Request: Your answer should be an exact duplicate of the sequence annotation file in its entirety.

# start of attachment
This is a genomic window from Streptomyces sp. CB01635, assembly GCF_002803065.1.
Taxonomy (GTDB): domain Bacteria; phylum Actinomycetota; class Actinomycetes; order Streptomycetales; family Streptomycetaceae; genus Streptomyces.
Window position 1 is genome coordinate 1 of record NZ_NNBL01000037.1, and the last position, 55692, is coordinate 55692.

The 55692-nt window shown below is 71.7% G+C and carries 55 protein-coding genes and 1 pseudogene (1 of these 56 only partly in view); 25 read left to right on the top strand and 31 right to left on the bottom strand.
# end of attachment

This is a genomic window from Streptomyces sp. CB01635, assembly GCF_002803065.1.
Taxonomy (GTDB): domain Bacteria; phylum Actinomycetota; class Actinomycetes; order Streptomycetales; family Streptomycetaceae; genus Streptomyces.
Window position 1 is genome coordinate 1 of record NZ_NNBL01000037.1, and the last position, 55692, is coordinate 55692.

The 55692-nt window shown below is 71.7% G+C and carries 55 protein-coding genes and 1 pseudogene (1 of these 56 only partly in view); 25 read left to right on the top strand and 31 right to left on the bottom strand.